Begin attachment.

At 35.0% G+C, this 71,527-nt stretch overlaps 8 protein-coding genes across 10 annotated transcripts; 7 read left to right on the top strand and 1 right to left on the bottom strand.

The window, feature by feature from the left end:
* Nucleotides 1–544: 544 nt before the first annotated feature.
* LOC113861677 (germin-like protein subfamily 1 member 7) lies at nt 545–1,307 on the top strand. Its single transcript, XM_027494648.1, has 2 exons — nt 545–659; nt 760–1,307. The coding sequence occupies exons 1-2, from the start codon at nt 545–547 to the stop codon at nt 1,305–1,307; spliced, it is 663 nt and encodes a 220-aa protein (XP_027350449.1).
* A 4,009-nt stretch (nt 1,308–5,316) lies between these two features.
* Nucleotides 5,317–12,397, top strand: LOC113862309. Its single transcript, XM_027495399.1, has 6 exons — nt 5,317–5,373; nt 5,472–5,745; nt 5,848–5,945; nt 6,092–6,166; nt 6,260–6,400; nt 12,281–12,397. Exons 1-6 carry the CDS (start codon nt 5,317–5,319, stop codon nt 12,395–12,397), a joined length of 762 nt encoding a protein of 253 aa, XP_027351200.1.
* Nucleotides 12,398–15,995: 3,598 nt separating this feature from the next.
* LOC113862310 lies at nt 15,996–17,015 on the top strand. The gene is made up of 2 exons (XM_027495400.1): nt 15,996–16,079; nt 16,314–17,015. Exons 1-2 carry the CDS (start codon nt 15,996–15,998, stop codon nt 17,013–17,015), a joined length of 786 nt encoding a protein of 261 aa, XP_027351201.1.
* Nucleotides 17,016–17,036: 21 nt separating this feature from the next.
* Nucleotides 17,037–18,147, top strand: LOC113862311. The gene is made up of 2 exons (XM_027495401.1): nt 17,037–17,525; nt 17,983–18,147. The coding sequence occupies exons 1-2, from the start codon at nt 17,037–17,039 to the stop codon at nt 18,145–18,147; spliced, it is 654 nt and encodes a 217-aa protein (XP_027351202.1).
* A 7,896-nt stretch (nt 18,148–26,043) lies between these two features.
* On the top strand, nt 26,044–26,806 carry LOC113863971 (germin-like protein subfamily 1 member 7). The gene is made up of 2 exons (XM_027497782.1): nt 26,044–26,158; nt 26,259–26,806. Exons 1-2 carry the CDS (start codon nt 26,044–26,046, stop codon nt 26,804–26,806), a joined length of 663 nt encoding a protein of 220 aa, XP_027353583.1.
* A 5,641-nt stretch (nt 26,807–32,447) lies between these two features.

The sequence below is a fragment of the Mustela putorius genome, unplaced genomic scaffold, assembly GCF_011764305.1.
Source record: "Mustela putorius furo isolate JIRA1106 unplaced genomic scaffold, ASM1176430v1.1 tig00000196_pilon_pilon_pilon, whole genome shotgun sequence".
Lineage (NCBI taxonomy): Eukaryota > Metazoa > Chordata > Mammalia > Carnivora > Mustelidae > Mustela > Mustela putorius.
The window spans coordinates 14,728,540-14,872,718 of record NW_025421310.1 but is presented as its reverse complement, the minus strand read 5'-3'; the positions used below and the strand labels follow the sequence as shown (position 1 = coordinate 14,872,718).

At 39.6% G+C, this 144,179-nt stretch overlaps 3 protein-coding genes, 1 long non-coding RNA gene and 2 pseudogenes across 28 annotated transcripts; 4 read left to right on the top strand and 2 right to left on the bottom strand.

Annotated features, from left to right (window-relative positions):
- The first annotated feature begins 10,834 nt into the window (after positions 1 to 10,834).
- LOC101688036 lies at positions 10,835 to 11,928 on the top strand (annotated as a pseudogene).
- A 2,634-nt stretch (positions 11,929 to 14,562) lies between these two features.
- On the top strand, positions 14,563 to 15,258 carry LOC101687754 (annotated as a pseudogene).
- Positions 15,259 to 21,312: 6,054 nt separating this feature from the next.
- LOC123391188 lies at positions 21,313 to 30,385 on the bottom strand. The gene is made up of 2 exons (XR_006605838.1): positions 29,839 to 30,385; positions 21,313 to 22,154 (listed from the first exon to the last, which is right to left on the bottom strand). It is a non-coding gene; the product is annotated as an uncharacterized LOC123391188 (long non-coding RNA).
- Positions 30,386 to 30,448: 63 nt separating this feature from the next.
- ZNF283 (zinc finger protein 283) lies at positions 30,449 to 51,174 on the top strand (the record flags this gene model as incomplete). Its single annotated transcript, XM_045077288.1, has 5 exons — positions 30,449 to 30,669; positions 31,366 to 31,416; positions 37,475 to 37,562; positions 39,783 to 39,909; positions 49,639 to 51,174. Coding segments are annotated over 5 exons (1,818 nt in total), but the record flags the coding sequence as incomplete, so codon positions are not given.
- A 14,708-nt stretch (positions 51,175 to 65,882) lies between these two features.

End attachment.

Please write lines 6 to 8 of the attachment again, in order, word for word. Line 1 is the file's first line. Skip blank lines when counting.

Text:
* Nucleotides 5,317–12,397, top strand: LOC113862309. Its single transcript, XM_027495399.1, has 6 exons — nt 5,317–5,373; nt 5,472–5,745; nt 5,848–5,945; nt 6,092–6,166; nt 6,260–6,400; nt 12,281–12,397. Exons 1-6 carry the CDS (start codon nt 5,317–5,319, stop codon nt 12,395–12,397), a joined length of 762 nt encoding a protein of 253 aa, XP_027351200.1.
* Nucleotides 12,398–15,995: 3,598 nt separating this feature from the next.
* LOC113862310 lies at nt 15,996–17,015 on the top strand. The gene is made up of 2 exons (XM_027495400.1): nt 15,996–16,079; nt 16,314–17,015. Exons 1-2 carry the CDS (start codon nt 15,996–15,998, stop codon nt 17,013–17,015), a joined length of 786 nt encoding a protein of 261 aa, XP_027351201.1.